“You don’t look very Jewish,” I remarked, wide-eyed and smiling, uncertain how to respond.
“Poles were victims of the Nazis, too,” he replied.
I took a sip of my Berliner Kindl and asked my host if his relatives had been gay, or communists.
His answer was unclear.
“A growing number of us are coming to terms with the fact that we are also victims, as we continue to work through the trauma of our grandparents,” he explained.
One of the first persons I’d been introduced to in Berlin, the then-PHD student proceeded to lecture me on what it meant to survive the Holocaust.
I sat there, in his Soviet-era apartment in the former East Berlin, just off Karl-Marx-Allee, savouring the context, but struggled to suspend judgement.
Someone who very well could have been named Heinrich or Hans, or an extra in the Sound of Music, was lecturing me on being a victim of fascism.
The complexity was overwhelming. I hadn’t been in Berlin more than a week, and I was already having to compete with someone else for being an object of the Nazi genocide.
Unsure as to how to respond, I went into journalist mode, and began recounting facts: I’d lost two-thirds of my family during the Holocaust, in France, Italy, and Romania.
When I mentioned I was an Israeli citizen, we quickly turned to the Mideast, and the impact of the Holocaust on the Palestinians, as collateral victims of Hitler’s Final Solution.
Hoping to clarify the complexity of my family’s identity, I explained that my French relatives who had perished in the Holocaust were, in fact, Palestinian Jews, not Europeans.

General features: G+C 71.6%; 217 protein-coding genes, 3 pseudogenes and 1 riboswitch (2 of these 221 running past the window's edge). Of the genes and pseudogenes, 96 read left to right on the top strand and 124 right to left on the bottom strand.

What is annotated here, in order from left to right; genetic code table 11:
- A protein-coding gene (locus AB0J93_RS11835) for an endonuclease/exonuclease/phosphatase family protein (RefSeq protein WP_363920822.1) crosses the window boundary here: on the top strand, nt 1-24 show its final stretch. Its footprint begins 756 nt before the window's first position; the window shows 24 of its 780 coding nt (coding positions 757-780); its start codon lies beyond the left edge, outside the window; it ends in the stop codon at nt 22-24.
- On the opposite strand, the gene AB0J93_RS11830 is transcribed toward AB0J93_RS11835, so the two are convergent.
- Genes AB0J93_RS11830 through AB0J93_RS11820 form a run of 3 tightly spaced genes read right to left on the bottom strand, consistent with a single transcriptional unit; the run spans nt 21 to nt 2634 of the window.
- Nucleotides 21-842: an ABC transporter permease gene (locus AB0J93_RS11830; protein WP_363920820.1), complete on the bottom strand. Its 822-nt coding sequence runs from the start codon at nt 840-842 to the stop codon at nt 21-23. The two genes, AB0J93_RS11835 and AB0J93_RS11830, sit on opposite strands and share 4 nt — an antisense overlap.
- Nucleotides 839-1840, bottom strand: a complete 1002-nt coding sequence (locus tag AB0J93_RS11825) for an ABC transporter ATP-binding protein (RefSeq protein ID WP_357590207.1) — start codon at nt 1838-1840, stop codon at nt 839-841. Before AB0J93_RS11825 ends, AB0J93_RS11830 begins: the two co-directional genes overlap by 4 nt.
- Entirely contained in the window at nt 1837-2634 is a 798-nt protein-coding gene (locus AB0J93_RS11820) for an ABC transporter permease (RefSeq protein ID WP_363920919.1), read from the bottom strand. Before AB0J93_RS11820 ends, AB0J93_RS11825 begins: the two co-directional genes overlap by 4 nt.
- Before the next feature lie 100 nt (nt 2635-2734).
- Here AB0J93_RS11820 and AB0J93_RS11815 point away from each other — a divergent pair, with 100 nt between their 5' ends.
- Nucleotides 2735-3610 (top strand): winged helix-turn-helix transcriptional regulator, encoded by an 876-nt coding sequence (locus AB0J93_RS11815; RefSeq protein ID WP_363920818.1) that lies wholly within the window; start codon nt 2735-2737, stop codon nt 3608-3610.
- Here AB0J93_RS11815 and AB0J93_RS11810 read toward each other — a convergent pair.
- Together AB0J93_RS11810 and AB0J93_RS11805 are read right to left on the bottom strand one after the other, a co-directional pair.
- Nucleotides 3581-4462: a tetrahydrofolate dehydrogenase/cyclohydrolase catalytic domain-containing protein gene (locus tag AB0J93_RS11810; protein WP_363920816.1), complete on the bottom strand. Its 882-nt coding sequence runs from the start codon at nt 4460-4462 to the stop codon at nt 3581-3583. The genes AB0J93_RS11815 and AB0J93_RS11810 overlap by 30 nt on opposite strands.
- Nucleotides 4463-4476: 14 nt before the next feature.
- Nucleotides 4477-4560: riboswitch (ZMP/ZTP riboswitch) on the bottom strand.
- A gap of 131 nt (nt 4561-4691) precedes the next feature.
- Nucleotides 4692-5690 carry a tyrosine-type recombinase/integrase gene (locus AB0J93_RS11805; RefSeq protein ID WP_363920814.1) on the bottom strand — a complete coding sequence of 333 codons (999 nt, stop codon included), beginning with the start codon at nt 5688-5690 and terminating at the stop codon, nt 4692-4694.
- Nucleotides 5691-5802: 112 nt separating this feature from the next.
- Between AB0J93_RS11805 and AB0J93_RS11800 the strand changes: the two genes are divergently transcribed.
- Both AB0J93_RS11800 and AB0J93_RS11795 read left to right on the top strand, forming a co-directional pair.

They could have avoided it, but went to Paris for work, in the 1920s, I said.
As my immediate family lived in Mandate Palestine and the United States, I didn’t have to work through Holocaust trauma, like so many Diaspora Jews of our generation did.
I couldn’t tell if I was getting through. It didn’t feel like it. All my host wanted to do was talk about himself and what he was struggling with, as someone of Holocaust background.
Having a Jew, albeit an Israeli in his home, was a unique opportunity to connect and share what he imagined to be a similar background, not one that turned out to be Mideastern as I did.
I could not help but be forgiving of that. Prior to WWII, Poland was home to an estimated 3.3 million Jews. Most of those who visit or move to Berlin, like me, are of Central or Eastern European descent.
Why wouldn’t I be just another Goldberg or Kauffman. Few, if any Jews, who come to Berlin are of Sephardic or Mizrahi background, or come from the Eastern Mediterranean like my father’s family does.
Still, I could not bring myself to stay in touch. After that evening in his apartment, I found myself uncomfortable with how involved my host was with processing his Holocaust background.
It reminded me a lot of Israeli anguish over the burden, and the kinds of anxieties it stoked about outsiders, as though everyone not on our side was one of theirs, so to speak — the Nazis.
I feared that our association was tantamount to allowing him to appropriate my so-called victimhood, or at least that which is accorded to me in post-war German guilt culture.